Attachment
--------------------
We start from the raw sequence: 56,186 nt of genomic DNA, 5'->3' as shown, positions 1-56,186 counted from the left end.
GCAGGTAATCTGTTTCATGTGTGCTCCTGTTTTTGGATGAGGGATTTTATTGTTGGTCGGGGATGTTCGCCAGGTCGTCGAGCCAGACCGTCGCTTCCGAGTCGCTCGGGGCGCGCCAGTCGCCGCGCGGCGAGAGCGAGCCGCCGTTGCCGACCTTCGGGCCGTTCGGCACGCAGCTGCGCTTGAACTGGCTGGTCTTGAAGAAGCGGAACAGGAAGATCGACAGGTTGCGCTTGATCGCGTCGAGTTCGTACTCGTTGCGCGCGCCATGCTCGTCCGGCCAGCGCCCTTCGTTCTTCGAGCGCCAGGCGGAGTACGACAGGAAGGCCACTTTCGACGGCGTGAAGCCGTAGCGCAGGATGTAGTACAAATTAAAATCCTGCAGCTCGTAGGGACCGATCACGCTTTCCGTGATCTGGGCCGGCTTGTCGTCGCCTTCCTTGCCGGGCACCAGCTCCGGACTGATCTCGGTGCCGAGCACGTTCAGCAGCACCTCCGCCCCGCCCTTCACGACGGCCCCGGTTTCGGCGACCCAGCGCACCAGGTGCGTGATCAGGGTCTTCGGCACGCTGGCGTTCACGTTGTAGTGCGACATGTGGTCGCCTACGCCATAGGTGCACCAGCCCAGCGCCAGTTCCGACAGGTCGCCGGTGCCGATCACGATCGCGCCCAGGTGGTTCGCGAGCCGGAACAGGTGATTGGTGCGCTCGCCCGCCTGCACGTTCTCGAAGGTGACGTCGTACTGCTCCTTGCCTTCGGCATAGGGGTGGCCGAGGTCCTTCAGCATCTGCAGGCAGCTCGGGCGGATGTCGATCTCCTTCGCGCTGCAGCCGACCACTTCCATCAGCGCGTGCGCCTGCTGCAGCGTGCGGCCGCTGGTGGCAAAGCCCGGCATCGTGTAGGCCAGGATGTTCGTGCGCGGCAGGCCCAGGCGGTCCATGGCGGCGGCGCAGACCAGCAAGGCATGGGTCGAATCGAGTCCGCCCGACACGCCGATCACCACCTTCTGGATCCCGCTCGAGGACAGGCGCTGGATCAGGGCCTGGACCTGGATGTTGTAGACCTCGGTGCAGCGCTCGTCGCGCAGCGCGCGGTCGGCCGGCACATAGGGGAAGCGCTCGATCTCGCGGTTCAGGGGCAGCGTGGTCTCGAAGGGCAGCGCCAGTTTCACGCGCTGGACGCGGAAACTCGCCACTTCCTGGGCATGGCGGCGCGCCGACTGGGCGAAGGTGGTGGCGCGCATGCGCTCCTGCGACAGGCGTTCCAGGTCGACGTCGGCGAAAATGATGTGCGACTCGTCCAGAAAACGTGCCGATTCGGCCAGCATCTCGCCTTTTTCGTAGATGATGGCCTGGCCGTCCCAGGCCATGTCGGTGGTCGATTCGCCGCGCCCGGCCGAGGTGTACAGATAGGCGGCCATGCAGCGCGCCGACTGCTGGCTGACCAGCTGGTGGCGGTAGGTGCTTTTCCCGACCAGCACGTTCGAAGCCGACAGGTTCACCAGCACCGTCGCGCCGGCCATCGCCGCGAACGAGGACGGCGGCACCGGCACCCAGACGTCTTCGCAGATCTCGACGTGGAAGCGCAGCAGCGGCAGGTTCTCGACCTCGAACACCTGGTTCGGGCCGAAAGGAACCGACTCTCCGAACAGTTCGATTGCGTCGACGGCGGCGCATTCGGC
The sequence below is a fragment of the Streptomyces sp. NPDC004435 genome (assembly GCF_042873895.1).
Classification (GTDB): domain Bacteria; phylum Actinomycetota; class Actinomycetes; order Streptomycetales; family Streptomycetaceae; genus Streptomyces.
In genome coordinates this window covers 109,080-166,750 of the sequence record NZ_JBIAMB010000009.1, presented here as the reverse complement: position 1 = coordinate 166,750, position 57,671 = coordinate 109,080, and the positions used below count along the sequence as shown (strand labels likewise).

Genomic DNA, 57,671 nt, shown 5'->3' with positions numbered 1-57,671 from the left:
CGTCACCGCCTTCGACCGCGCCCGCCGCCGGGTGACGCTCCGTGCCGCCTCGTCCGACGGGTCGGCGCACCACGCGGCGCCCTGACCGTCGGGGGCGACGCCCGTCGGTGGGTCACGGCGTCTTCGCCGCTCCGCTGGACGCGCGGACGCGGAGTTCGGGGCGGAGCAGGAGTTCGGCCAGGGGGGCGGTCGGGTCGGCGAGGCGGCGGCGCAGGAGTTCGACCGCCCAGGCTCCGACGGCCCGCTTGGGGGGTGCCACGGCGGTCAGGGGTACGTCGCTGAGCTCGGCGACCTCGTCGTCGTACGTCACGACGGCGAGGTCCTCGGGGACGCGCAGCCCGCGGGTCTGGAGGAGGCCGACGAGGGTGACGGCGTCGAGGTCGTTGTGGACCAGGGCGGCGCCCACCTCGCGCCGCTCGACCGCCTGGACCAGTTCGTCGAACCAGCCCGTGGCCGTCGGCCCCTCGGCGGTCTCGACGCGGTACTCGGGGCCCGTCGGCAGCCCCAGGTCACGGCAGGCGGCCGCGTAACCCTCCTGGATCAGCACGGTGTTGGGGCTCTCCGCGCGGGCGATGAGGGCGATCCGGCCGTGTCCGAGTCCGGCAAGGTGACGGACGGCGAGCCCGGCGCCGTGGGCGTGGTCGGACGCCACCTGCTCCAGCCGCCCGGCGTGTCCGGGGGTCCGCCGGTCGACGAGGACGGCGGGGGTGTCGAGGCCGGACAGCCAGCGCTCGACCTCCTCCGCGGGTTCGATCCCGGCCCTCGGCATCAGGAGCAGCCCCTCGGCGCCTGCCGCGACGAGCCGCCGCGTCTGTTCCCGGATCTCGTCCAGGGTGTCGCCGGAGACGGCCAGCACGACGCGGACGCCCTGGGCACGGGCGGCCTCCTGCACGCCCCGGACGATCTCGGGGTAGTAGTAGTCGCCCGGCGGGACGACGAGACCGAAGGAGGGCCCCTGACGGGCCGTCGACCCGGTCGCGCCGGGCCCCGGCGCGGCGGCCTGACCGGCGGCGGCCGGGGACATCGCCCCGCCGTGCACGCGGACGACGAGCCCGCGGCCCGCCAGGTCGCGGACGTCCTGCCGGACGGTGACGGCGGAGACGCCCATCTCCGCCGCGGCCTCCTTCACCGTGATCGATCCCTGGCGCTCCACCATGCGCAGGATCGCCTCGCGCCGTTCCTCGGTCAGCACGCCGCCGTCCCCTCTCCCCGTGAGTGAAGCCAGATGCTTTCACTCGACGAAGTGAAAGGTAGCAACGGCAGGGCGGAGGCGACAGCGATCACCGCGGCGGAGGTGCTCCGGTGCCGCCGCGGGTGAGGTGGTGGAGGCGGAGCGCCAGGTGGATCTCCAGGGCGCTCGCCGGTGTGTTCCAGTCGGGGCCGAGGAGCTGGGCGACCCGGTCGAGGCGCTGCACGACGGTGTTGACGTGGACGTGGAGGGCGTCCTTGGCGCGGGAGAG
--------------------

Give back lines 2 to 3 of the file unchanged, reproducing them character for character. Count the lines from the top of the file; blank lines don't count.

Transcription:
GCAGGTAATCTGTTTCATGTGTGCTCCTGTTTTTGGATGAGGGATTTTATTGTTGGTCGGGGATGTTCGCCAGGTCGTCGAGCCAGACCGTCGCTTCCGAGTCGCTCGGGGCGCGCCAGTCGCCGCGCGGCGAGAGCGAGCCGCCGTTGCCGACCTTCGGGCCGTTCGGCACGCAGCTGCGCTTGAACTGGCTGGTCTTGAAGAAGCGGAACAGGAAGATCGACAGGTTGCGCTTGATCGCGTCGAGTTCGTACTCGTTGCGCGCGCCATGCTCGTCCGGCCAGCGCCCTTCGTTCTTCGAGCGCCAGGCGGAGTACGACAGGAAGGCCACTTTCGACGGCGTGAAGCCGTAGCGCAGGATGTAGTACAAATTAAAATCCTGCAGCTCGTAGGGACCGATCACGCTTTCCGTGATCTGGGCCGGCTTGTCGTCGCCTTCCTTGCCGGGCACCAGCTCCGGACTGATCTCGGTGCCGAGCACGTTCAGCAGCACCTCCGCCCCGCCCTTCACGACGGCCCCGGTTTCGGCGACCCAGCGCACCAGGTGCGTGATCAGGGTCTTCGGCACGCTGGCGTTCACGTTGTAGTGCGACATGTGGTCGCCTACGCCATAGGTGCACCAGCCCAGCGCCAGTTCCGACAGGTCGCCGGTGCCGATCACGATCGCGCCCAGGTGGTTCGCGAGCCGGAACAGGTGATTGGTGCGCTCGCCCGCCTGCACGTTCTCGAAGGTGACGTCGTACTGCTCCTTGCCTTCGGCATAGGGGTGGCCGAGGTCCTTCAGCATCTGCAGGCAGCTCGGGCGGATGTCGATCTCCTTCGCGCTGCAGCCGACCACTTCCATCAGCGCGTGCGCCTGCTGCAGCGTGCGGCCGCTGGTGGCAAAGCCCGGCATCGTGTAGGCCAGGATGTTCGTGCGCGGCAGGCCCAGGCGGTCCATGGCGGCGGCGCAGACCAGCAAGGCATGGGTCGAATCGAGTCCGCCCGACACGCCGATCACCACCTTCTGGATCCCGCTCGAGGACAGGCGCTGGATCAGGGCCTGGACCTGGATGTTGTAGACCTCGGTGCAGCGCTCGTCGCGCAGCGCGCGGTCGGCCGGCACATAGGGGAAGCGCTCGATCTCGCGGTTCAGGGGCAGCGTGGTCTCGAAGGGCAGCGCCAGTTTCACGCGCTGGACGCGGAAACTCGCCACTTCCTGGGCATGGCGGCGCGCCGACTGGGCGAAGGTGGTGGCGCGCATGCGCTCCTGCGACAGGCGTTCCAGGTCGACGTCGGCGAAAATGATGTGCGACTCGTCCAGAAAACGTGCCGATTCGGCCAGCATCTCGCCTTTTTCGTAGATGATGGCCTGGCCGTCCCAGGCCATGTCGGTGGTCGATTCGCCGCGCCCGGCCGAGGTGTACAGATAGGCGGCCATGCAGCGCGCCGACTGCTGGCTGACCAGCTGGTGGCGGTAGGTGCTTTTCCCGACCAGCACGTTCGAAGCCGACAGGTTCACCAGCACCGTCGCGCCGGCCATCGCCGCGAACGAGGACGGCGGCACCGGCACCCAGACGTCTTCGCAGATCTCGACGTGGAAGCGCAGCAGCGGCAGGTTCTCGACCTCGAACACCTGGTTCGGGCCGAAAGGAACCGACTCTCCGAACAGTTCGATTGCGTCGACGGCGGCGCATTCGGC
The sequence below is a fragment of the Streptomyces sp. NPDC004435 genome (assembly GCF_042873895.1).